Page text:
The 21st Sunday in Ordinary Time [C]

The Twenty-first Sunday in Ordinary Time [C]
Isaiah 66:18-21  +  Hebrews 12:5-7,11-13  +  Luke 13:22-30
August 21, 2016

“God treats you as sons.”

I’m sure during the course of growing up that I gave my sisters many reasons to call me a “nerd”, but one of them had to do with the start of school.  For those of you who don’t have school-age children, you’ve surely noticed that the start of school is upon us by the bright, smiling faces seen this past week on the faces of youngsters when you pass them on the sidewalk.  Our young people are tired of staying up late at the lake, or watching movies.  They cannot wait to hit the books once again:  to be filled with the knowledge and virtues that will make them upstanding citizens in our fine nation.  Or maybe not.

When I was growing up, my sisters just shook their heads at me when—every August—I begged our mother to go shopping for school supplies.  Each year as summer wound down, I would walk up to our grade school every morning, hoping that that would be the day that classroom assignments would be posted in the window telling who my teacher would be.  One year when I got home from this walk and announced with enthusiasm who my new teacher was, one of my sisters asked our mother if I was adopted.

There are several reasons why school is not a universally loved experience.  In fact, everyone, no matter how enthusiastic, found things about school that he didn’t like.  For some students that would be walking a long distance to school.  When I was growing up, our parents insisted that my siblings and I walk to school, every year from grade school to high school.  Even during the dead of winter, we walked uphill in the snow, both ways, and we never complained.  Or maybe not.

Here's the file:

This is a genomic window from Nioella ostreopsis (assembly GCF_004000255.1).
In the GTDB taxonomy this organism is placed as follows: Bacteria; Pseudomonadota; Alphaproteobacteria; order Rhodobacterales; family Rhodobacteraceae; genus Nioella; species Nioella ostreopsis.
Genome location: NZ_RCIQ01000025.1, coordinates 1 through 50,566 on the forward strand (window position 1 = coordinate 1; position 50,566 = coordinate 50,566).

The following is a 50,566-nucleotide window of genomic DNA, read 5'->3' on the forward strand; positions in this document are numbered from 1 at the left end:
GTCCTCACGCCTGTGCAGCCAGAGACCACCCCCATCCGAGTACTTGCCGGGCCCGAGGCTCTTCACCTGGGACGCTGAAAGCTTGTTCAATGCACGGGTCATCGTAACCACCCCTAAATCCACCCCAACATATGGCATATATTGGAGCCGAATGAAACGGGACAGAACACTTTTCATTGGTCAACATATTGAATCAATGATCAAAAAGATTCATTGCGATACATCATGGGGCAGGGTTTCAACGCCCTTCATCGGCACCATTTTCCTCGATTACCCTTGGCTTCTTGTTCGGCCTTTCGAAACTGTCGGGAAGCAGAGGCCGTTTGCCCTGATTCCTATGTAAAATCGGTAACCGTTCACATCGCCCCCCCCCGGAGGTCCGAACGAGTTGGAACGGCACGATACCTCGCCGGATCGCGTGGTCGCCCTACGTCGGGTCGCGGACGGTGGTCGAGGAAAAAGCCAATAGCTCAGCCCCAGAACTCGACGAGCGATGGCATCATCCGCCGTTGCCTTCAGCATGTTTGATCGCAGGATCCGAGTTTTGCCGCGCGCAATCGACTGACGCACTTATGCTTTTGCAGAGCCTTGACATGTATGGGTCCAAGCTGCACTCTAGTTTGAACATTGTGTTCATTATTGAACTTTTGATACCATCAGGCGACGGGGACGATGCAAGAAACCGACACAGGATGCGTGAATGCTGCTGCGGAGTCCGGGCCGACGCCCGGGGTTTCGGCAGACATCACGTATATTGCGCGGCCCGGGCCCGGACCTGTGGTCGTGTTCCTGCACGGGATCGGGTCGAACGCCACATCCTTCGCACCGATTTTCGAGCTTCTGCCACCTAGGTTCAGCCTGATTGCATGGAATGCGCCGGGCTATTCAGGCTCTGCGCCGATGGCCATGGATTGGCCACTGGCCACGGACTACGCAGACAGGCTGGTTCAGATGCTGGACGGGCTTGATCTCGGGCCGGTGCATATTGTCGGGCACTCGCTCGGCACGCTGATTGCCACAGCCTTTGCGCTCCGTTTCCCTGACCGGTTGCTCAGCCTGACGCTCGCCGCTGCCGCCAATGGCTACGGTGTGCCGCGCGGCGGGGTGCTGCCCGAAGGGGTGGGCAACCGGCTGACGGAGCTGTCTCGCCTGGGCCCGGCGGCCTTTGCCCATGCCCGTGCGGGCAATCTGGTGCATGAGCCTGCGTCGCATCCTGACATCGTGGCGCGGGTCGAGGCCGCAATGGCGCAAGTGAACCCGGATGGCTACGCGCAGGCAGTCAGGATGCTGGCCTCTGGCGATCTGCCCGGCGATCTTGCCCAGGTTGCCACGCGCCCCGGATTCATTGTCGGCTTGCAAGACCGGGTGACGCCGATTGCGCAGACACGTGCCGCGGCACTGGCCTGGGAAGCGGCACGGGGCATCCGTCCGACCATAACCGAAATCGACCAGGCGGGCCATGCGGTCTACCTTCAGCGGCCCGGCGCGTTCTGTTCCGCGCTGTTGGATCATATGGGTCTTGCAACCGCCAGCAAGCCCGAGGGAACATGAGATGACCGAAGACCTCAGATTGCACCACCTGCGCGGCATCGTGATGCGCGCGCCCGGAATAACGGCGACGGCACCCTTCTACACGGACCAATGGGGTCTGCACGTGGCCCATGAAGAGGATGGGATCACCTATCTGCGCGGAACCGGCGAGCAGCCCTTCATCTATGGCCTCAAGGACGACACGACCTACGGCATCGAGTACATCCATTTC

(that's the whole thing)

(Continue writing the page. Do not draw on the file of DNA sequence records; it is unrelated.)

Another reason that some people don’t like school is because of the discipline.  I attended the public schools at Goddard for twelve years, so I didn’t have the benefit of Catholic schools, or Catholic schools’ nuns, or Catholic schools’ nuns’ rulers.  But given that my elementary education took place forty years ago in a small town in Kansas, our principal still used corporal punishment.  This morning’s homily is not about the morality of corporal punishment:  I bring it up only for the sake of a contrast that might help us reflect on today’s Scriptures.

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If you equate the words “discipline” and “punishment”, you’re going to have a very hard time growing in the life of Christian prayer.

Is there anyone who likes to be punished?  A person may recognize that punishments can be fair and just, and helpful in keeping order within a family or community, but that doesn’t mean that that person will like to be punished.

But here’s the important distinction.  Discipline has two different forms.  The second is punishment, and at times that’s needed:  in the classroom, in the home, in civil courts, in the confessional, and at the Gates of Saint Peter.  However, you’re going to have a very hard time growing in the life of Christian prayer if you don’t recognize that there’s another form of discipline that’s even more important than punishment.

Discipline has two different forms.  The second is punishment.  The first is the form of discipline that we might call the “trial of training”, taking our cue from Saint Paul in today’s Second Reading.

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This “trial of training” is not punishment.  But it is necessary for success.  This is also true regarding many earthly endeavors.  To take an example related to high school, think of a football team.  A player might explain to his parents that the coach put the team through a “punishing workout”, but the player doesn’t mean that the coach was punishing the team for having done something wrong.  Just the opposite:  he was preparing them to do something right:  to achieve a victory.  Victory demands discipline.  This is true not only on the field of football, but also in the field of faith.